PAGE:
The election of incumbent “Republican” governor Henry McMaster of South Carolina this November isn’t a sure thing … but the scandal-scarred career politician dodged a pair of bullets with his GOP primary and runoff wins last month.
McMaster was dead in the water in late May, but as the gubernatorial campaign hit prime time his top two opponents – Upstate businessman John Warren and Lowcountry labor attorney Catherine Templeton – had to train their fire away from him and onto each other.
This undercard battle saved McMaster’s bacon … along with a last-minute campaign stop from U.S. president Donald Trump.
A side note to McMaster’s improbable victory? Pamela Evette, his nominee for the office of lieutenant governor.
Evette didn’t do much for McMaster. In fact, her only real contribution to his candidacy was chasing a state lawmaker down the street and berating them for endorsing one of the governor’s primary opponents.
To the victors go the spoils, though. Well, assuming the victors have agreed on how the spoils are to be divvied up.
Shortly after the votes were counted in the “Republican” runoff election, we began hearing rumors of a possible rift within the McMaster-Evette ticket – which will be memorialized on August 15 when McMaster certifies his selection with the S.C. Election Commission (SCVotes.org).
Specifically, several GOP activists and donors informed us that they received calls from Evette soliciting their support for her 2022 gubernatorial campaign.
Wait … what?
McMaster proclaimed his “ten-year reign” before he even became governor … although in fairness during his GOP primary campaign he repeatedly asked voters for “four more years.” Not eight more years.
Does that mean the 71-year-old – whose health has been called into question in the past – will forego a campaign in 2022 if he survives the general election against James Smith this fall?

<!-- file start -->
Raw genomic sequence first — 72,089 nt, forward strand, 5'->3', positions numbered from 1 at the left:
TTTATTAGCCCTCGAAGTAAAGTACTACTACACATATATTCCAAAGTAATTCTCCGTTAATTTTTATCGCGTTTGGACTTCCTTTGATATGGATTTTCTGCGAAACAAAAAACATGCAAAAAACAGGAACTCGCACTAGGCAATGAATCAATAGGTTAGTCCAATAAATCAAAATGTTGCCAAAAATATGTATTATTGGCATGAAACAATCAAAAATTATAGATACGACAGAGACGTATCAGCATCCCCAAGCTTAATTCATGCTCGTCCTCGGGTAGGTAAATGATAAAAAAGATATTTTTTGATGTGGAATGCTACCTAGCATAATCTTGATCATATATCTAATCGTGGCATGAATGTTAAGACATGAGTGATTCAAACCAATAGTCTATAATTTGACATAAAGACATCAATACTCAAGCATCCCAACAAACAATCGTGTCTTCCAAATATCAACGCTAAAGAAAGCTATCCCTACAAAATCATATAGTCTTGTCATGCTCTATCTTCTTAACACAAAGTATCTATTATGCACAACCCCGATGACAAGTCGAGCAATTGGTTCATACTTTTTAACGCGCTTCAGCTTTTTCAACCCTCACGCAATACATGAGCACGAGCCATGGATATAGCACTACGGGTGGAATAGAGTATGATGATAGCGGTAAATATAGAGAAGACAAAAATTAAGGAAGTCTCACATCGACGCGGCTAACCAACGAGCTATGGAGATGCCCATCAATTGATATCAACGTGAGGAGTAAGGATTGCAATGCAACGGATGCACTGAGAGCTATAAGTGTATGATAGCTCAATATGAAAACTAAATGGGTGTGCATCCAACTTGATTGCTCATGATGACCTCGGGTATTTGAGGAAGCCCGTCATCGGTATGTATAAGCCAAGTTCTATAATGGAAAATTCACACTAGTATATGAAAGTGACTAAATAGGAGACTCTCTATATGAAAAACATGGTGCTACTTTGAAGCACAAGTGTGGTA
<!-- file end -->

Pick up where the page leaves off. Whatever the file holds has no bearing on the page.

Evette clearly thinks McMaster is “out” in 2022 … and according to our sources she has been planning accordingly.
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Those plans received a rude interruption this week, though.
According to sources close to the McMaster campaign, Evette was told in no uncertain terms by McMaster campaign manager Scott Farmer – a disciple of uber-liberal U.S. senator Lindsey Graham – that the governor intends to run and seek reelection in 2022.
Do we believe that?
No … not necessarily.
McMaster is the weakest GOP nominee in decades. A fiscal liberal, he is the definition of the party’s antiquated establishment. Broad swaths of the state’s “Republican” base oppose him, and our guess is he will continue to struggle to attract independents as well. Assuming he survives against Smith this fall, he is far from a sure thing to win his party’s nomination in 2022 – especially if the state’s reform movement coalesces around a single, credible, well-funded opponent.
That makes Evette’s rumored machinations understandable … although we can understand McMaster being miffed if he wasn’t made aware of them.
Stay tuned … we will continue to keep tabs on this possible “running mate rift.”
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